These are called Metadata Application Profiles and you can read about them on this good Wiki page by Cornell Univ. Library staff: https://confluence.cornell.edu/display/mwgweb/CUL+Metadata+Application+Profiles. As noted on that page, A popular metadata application profile example is the Digital Public Library of America Profile: https://dp.la/info/wp-content/uploads/2015/03/MAPv4.pdf which has a machine-actionable representation here: https://github.com/dpla/dpla_map.
Often, MAPs are created when you have a implementation need for combining metadata from different schema into one cohesive schema for local use ... so the MAP not only contains "how we use this field for this profile" but mappings of that data field to similar / related metadata schema to help with crosswalking data that may already exist in your system.
Kari R. Smith
Institute Archivist and Program Head, Digital Archives
Institute Archives & Special Collections, MIT Libraries
Massachusetts Institute of Technology, Cambridge, Massachusetts 02139
IASC office: 617.258.5568 http://libraries.mit.edu/archives/
she | her | hers @karirene69 [smithkr at mit.edu]
From: Code for Libraries [mailto:[log in to unmask]] On Behalf Of Karen Coyle
Sent: Tuesday, October 10, 2017 5:21 PM
To: [log in to unmask]
Subject: [CODE4LIB] Needed: some metadata documentation examples
Hello, all. I'm working on some projects where we are trying to define formats and guidance for metadata *profiles*. You may have seen the profiles that were created at one point for BIBFRAME (I can't find them at the moment on the new site) - they were more "list-like" than the fancy BF-lite site, but mostly the same idea. Profiles often are a simple list of data elements or properties, sometimes with a bit more info like cardinality.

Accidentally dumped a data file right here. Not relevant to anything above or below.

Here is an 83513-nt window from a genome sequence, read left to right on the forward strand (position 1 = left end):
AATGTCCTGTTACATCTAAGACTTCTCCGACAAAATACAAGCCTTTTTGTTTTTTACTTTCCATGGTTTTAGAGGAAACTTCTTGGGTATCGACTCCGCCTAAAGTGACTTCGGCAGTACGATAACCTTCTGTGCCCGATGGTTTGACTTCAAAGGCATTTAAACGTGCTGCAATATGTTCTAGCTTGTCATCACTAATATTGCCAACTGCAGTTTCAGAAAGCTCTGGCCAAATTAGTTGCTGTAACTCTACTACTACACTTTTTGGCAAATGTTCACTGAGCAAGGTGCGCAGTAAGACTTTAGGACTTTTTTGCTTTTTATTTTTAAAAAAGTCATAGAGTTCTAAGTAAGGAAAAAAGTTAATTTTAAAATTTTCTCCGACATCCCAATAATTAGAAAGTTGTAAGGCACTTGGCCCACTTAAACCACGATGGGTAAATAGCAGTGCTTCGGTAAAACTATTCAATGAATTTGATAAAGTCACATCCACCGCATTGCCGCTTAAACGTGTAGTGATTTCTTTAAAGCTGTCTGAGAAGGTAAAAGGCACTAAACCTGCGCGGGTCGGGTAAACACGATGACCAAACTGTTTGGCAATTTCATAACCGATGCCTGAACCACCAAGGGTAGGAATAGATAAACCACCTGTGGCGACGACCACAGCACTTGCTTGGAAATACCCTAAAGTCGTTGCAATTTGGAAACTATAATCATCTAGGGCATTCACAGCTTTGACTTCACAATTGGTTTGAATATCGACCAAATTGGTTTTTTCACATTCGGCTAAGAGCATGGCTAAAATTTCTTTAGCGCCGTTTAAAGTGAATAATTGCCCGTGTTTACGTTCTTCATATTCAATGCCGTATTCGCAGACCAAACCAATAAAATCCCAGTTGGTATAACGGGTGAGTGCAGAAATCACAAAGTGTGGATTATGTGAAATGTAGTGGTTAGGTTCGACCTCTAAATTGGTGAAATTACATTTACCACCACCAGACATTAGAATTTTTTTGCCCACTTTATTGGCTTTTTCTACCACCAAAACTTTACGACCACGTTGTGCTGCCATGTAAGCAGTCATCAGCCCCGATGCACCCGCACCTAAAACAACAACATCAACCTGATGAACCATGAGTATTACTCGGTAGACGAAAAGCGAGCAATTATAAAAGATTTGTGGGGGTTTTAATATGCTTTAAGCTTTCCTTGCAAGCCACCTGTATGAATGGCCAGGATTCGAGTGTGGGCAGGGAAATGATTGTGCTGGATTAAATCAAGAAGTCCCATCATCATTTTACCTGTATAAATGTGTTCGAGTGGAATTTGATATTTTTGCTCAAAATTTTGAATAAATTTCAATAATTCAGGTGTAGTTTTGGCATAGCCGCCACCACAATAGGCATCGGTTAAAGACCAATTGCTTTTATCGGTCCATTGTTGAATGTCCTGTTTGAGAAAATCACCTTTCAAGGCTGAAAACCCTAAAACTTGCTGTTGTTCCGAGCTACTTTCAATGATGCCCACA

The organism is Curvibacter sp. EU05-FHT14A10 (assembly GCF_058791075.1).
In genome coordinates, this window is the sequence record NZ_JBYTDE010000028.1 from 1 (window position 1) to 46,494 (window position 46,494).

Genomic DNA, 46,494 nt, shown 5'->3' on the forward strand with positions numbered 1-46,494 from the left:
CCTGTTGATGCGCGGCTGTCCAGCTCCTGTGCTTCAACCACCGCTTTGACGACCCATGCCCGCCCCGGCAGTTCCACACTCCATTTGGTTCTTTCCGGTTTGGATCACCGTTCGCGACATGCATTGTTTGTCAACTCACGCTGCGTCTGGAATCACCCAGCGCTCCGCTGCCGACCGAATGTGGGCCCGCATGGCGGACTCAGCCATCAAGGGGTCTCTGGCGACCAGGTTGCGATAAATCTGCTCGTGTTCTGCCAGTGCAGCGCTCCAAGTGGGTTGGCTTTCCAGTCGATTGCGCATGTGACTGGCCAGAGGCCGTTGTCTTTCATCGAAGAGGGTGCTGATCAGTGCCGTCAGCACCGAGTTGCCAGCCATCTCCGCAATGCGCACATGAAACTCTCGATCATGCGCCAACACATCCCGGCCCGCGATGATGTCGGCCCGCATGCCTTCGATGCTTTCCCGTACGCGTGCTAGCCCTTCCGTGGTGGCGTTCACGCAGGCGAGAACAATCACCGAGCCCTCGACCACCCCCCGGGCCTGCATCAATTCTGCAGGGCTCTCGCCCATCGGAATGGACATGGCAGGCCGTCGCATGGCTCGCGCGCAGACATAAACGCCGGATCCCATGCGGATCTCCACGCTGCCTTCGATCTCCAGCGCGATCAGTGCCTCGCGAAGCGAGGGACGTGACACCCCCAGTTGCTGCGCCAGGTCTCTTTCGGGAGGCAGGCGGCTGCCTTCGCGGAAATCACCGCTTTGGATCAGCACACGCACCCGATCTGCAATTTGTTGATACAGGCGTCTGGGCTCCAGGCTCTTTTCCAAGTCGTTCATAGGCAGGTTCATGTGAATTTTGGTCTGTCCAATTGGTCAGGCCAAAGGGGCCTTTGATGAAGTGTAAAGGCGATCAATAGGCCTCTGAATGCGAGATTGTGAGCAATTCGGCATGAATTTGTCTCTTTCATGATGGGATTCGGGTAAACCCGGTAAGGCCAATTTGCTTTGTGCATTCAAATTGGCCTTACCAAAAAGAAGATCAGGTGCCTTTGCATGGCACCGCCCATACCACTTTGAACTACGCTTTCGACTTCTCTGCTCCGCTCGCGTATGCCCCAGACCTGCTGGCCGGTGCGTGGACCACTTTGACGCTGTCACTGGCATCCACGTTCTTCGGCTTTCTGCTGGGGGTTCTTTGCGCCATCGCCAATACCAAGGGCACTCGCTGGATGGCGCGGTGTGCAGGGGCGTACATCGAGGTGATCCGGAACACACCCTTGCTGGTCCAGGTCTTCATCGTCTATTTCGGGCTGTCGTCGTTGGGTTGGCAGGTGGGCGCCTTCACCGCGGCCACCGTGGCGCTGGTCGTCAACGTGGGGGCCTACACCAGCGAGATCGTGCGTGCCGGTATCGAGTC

What I want to find are some examples of documentation aimed at those creating the metadata records that explain what goes into the metadata, and hopefully some rules like "this has to be a date in the format yyyy-mm-dd". I'm guessing that folks using systems like contentDM may have something of this nature. Obviously, the whole RDA enchilada would be way too much to chew on at this point. If you can point me to documentation that you have created or use, I would appreciate it. If I decide to do more with it than ruminate I will let you know.
I want to note that part of the goal is to link metadata schema documentation and metadata user documentation with a validation language like ShEx. If you want to know more, ping me, but we should have more to say after the Dublin Core meeting in D.C. later this month, where we are having a whole day on profiles, Oct 27, called "taming the graph".
 You can find some profiles based on the W3C standard DCAT here:
https://www.w3.org/2017/dxwg/wiki/Main_Page#Non-W3C_Documents, and you may find some other interesting links on that page.
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